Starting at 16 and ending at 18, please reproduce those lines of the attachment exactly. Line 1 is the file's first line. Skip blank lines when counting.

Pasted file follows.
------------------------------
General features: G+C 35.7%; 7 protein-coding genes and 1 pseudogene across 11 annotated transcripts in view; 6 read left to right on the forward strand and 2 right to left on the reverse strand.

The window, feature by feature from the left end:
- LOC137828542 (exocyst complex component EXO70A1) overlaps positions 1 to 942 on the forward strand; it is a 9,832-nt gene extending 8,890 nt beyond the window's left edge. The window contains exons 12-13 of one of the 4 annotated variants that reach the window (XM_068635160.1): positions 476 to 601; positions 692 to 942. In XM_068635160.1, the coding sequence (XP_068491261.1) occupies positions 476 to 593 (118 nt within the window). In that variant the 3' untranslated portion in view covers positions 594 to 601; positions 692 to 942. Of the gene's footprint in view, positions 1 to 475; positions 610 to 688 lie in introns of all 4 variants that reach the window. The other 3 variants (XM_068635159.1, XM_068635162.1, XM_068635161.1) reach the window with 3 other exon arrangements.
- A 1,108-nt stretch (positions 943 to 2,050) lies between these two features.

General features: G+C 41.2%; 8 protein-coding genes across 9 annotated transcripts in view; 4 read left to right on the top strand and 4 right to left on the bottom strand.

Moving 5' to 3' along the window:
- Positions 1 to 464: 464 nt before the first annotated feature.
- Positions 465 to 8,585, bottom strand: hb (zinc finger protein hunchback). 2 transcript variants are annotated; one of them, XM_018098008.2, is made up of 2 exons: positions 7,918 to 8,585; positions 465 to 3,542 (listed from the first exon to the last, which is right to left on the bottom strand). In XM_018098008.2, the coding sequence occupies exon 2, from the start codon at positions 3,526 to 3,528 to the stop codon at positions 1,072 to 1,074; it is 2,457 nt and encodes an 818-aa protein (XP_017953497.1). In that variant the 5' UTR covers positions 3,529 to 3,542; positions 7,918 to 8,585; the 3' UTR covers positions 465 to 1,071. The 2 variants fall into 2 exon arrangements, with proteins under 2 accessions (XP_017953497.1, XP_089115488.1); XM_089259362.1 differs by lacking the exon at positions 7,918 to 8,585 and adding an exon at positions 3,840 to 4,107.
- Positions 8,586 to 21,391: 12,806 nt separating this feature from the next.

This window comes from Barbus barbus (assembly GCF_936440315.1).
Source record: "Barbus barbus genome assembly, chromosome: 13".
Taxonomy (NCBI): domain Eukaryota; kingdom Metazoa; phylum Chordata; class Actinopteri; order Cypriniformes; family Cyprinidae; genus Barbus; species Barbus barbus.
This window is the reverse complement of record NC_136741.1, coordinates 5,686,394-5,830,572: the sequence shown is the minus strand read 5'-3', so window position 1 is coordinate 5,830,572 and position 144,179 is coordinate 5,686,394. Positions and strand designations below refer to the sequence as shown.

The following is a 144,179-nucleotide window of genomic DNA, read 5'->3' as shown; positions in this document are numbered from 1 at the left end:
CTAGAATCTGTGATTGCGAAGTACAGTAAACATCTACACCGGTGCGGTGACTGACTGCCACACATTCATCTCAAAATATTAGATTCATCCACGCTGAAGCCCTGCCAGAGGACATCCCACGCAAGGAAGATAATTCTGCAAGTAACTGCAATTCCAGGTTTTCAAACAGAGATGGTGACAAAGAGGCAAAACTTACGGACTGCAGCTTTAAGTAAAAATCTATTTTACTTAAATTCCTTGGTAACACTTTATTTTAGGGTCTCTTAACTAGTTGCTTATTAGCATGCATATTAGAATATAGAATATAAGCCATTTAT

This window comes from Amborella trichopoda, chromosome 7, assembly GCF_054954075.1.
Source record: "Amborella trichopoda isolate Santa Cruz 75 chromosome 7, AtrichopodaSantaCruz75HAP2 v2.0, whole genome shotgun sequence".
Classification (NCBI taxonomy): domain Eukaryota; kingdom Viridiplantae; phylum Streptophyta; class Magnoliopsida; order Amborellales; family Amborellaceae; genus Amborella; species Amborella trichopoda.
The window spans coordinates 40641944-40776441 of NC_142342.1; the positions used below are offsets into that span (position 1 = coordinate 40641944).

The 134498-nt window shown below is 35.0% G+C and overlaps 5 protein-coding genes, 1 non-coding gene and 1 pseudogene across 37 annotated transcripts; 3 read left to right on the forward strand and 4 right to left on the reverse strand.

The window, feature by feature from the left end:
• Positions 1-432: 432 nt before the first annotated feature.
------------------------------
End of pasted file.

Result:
This window comes from Amborella trichopoda, chromosome 7, assembly GCF_054954075.1.
Source record: "Amborella trichopoda isolate Santa Cruz 75 chromosome 7, AtrichopodaSantaCruz75HAP2 v2.0, whole genome shotgun sequence".
Classification (NCBI taxonomy): domain Eukaryota; kingdom Viridiplantae; phylum Streptophyta; class Magnoliopsida; order Amborellales; family Amborellaceae; genus Amborella; species Amborella trichopoda.